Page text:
Productivity in the work from home age
The “new normal” era of work is here to stay. By that we of course mean the dramatic shift from a time when most of us worked in physical proximity to our colleagues in one office, to the current distributed and hybrid-remote setup that has now become the norm.
Because regardless of what one might say about remote and distributed work in the pre-pandemic times - a lot of freelancers, for example, worked remotely also 18 months ago - there’s no denying that the current work world in 2021 is very different from the one we were used to in 2019. To put it all in perspective, numbers published by the Economist confirms that prior to the advent of covid, American workers worked from home 5% of their working time, compared to 60% during the pandemic.
But with most of us thus confined to our own kitchen tables, or at best the local coffee shop, what’s happening to the outcome of the efforts we put in? On an individual level, personal preference, work style and - of course - the possible presence of external factors such as children at home, might cause one’s productivity to compare unfavourably to one’s performance in a structured office environment.
On a macro level the picture is clear however. Research confirms that productivity has actually experienced a boost as people began spending less time commuting to and from work and more time working from their home office. Indeed, a recent paper published by academics at Stanford, the Instituto Tecnológico Autónomo de México, University of Chicago Booth School of Business and Hoover Institution predicts that the aggregated productivity in the US is expected to increase by an impressive 5% as a result of the new work arrangements.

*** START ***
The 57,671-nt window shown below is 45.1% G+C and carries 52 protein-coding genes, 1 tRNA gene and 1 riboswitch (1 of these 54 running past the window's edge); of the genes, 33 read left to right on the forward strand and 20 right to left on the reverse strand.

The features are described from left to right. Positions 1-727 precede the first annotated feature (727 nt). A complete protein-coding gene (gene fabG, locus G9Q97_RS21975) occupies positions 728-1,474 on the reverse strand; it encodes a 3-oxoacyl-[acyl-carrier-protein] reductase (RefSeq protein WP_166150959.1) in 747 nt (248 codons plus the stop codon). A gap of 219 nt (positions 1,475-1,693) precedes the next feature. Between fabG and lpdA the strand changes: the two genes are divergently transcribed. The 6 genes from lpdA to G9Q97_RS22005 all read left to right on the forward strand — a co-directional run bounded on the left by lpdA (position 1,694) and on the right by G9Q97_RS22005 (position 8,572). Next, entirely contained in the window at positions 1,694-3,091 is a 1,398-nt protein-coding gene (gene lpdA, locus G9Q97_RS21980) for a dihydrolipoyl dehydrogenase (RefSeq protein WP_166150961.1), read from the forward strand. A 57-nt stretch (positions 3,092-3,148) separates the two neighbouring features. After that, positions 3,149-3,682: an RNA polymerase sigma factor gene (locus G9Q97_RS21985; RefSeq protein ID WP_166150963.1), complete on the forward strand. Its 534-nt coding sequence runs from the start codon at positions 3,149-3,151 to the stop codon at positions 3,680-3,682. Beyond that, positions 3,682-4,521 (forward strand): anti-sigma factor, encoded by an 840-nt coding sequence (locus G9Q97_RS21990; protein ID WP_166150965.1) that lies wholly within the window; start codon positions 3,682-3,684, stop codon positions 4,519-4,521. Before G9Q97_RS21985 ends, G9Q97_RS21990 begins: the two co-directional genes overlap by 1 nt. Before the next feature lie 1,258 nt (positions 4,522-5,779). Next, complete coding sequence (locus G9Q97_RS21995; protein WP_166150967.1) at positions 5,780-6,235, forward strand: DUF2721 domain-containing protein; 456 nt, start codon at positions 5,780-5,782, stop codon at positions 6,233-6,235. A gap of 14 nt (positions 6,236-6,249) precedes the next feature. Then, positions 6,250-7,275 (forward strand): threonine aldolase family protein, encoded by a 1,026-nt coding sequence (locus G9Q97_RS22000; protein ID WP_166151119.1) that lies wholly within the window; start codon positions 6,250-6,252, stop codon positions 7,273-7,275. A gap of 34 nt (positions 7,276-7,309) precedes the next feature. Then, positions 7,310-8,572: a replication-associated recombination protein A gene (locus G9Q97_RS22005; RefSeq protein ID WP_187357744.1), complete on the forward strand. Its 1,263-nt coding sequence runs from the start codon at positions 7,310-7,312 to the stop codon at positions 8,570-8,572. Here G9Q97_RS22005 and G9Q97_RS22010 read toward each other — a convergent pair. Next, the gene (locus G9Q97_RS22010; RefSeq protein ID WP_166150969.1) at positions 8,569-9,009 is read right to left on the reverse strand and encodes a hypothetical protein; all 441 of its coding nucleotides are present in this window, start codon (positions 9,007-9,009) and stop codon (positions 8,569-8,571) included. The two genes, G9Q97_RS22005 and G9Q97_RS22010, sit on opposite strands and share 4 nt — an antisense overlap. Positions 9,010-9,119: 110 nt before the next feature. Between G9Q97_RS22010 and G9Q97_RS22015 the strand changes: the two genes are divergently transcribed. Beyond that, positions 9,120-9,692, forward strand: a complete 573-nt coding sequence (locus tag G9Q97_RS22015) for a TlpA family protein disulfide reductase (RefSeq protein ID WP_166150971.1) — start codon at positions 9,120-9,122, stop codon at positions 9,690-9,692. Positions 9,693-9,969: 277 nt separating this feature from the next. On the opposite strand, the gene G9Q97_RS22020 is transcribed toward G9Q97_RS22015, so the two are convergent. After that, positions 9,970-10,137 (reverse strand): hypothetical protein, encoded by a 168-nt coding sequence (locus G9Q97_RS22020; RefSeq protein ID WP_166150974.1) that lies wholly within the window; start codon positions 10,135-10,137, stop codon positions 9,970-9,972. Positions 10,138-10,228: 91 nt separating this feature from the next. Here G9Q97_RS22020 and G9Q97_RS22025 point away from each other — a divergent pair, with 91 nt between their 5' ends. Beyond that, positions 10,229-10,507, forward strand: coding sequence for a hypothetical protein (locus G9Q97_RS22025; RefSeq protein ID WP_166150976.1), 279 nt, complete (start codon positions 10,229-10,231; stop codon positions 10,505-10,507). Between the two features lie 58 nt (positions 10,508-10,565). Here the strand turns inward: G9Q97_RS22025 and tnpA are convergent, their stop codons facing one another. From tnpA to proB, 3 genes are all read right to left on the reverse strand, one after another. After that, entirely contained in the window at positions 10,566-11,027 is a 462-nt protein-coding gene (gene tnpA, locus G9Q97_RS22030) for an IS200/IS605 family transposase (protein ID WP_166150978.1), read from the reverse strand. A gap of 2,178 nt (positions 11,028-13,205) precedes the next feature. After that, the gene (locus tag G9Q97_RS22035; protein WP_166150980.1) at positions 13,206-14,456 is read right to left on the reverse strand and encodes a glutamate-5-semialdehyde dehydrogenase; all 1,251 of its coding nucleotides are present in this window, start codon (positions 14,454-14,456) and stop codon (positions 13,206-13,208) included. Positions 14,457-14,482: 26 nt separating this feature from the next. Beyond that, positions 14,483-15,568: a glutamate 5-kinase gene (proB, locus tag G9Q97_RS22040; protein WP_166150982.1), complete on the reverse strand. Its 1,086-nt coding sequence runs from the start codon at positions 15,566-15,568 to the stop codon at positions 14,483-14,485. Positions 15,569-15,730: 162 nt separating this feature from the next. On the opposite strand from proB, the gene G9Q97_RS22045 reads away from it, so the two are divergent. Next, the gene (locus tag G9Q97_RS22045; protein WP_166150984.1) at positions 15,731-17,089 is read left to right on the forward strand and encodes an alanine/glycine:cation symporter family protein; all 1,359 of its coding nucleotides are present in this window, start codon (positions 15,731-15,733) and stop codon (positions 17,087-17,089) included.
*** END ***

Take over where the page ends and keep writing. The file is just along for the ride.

Also from a near-term financial perspective employers should welcome the work from home trend, as there are savings of up to USD 11,000 per year to be made from allowing staff to work remotely half of their working time.
With these numbers in mind, it’s perhaps not so strange that more than 50% of companies plan to keep their workforce working remotely in one way or another going forward. However, whilst the productivity boost and cost savings are great news for companies and shareholders, individual workers need to adjust to the long-term consequences of working from home and hybrid-remote work in a thoughtful manner.
Whereas the daily commute previously marked the starting and end to a working day, the boundaries between work and private life are now becoming increasingly blurred. Concerns are raised that the time saved while not travelling back and forth is now instead spent working, thus increasing the working day by some measure. To maintain a healthy work-life balance, employees therefore need to ensure work doesn’t automatically spill over into the private domain simply because their computer now sits at home instead of in the office. Setting a schedule for when work starts and stops, and sticking to it, helps with this. Similarly, employers should ensure that work from home policies cater to employees’ need for down-time.
Ensuring proper boundaries to regulate when work gets done is however only one of the ingredients to remain productive whilst working in a distributed fashion. Another key component is that employers provide the best possible technological infrastructure to enable everyone to produce high quality output. Today, a company’s tech stack is typically a labyrinth of software tools across which individual work-related matters are scattered, including countless solutions for everything from communication, task management, KPI tracking, collaboration to future planning. This means that a significant part of peoples’ typical work day is spent navigating this landscape, which by definition prevents them from focusing on what really matters most: the goals that the organisation works towards, and the activities and processes that lead to the desired results. Companies and decision-makers should therefore actively look to streamline the tech stack and implement better digital support tools in which the functionalities that are required to keep work flowing are available in the same context. This will truly empower employees to keep doing what they are hired for, namely focusing on the things that drive the business forward rather than getting lost in a myriad of disruptive business tools.
If you would like to discuss how you, your team or your entire organisation can create a better digital working environment, I’d love to hear from you (firstname.lastname@example.org)
By: Johan Flodgren
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